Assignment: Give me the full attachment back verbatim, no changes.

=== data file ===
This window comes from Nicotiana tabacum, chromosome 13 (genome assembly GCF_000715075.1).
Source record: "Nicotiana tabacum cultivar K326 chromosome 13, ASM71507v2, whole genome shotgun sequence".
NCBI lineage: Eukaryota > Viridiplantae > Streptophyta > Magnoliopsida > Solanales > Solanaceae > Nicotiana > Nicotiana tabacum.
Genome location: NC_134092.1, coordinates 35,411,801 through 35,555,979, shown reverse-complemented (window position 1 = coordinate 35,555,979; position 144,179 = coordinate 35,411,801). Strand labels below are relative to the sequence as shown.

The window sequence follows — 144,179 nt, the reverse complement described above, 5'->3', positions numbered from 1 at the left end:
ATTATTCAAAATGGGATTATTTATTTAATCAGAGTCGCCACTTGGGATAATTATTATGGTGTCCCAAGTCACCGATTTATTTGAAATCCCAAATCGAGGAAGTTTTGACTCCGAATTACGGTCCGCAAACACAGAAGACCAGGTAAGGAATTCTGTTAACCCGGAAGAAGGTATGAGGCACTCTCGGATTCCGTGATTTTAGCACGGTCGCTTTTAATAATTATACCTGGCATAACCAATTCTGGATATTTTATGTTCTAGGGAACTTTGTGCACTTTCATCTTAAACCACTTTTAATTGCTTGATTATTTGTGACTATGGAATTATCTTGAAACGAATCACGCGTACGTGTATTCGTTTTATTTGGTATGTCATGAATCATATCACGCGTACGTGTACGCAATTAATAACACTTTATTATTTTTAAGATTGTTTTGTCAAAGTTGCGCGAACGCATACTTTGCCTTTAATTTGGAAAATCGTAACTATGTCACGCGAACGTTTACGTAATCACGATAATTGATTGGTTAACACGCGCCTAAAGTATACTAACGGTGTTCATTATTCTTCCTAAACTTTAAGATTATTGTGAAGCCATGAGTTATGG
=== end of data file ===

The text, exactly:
This window comes from Nicotiana tabacum, chromosome 13 (genome assembly GCF_000715075.1).
Source record: "Nicotiana tabacum cultivar K326 chromosome 13, ASM71507v2, whole genome shotgun sequence".
NCBI lineage: Eukaryota > Viridiplantae > Streptophyta > Magnoliopsida > Solanales > Solanaceae > Nicotiana > Nicotiana tabacum.
Genome location: NC_134092.1, coordinates 35,411,801 through 35,555,979, shown reverse-complemented (window position 1 = coordinate 35,555,979; position 144,179 = coordinate 35,411,801). Strand labels below are relative to the sequence as shown.

The window sequence follows — 144,179 nt, the reverse complement described above, 5'->3', positions numbered from 1 at the left end:
ATTATTCAAAATGGGATTATTTATTTAATCAGAGTCGCCACTTGGGATAATTATTATGGTGTCCCAAGTCACCGATTTATTTGAAATCCCAAATCGAGGAAGTTTTGACTCCGAATTACGGTCCGCAAACACAGAAGACCAGGTAAGGAATTCTGTTAACCCGGAAGAAGGTATGAGGCACTCTCGGATTCCGTGATTTTAGCACGGTCGCTTTTAATAATTATACCTGGCATAACCAATTCTGGATATTTTATGTTCTAGGGAACTTTGTGCACTTTCATCTTAAACCACTTTTAATTGCTTGATTATTTGTGACTATGGAATTATCTTGAAACGAATCACGCGTACGTGTATTCGTTTTATTTGGTATGTCATGAATCATATCACGCGTACGTGTACGCAATTAATAACACTTTATTATTTTTAAGATTGTTTTGTCAAAGTTGCGCGAACGCATACTTTGCCTTTAATTTGGAAAATCGTAACTATGTCACGCGAACGTTTACGTAATCACGATAATTGATTGGTTAACACGCGCCTAAAGTATACTAACGGTGTTCATTATTCTTCCTAAACTTTAAGATTATTGTGAAGCCATGAGTTATGG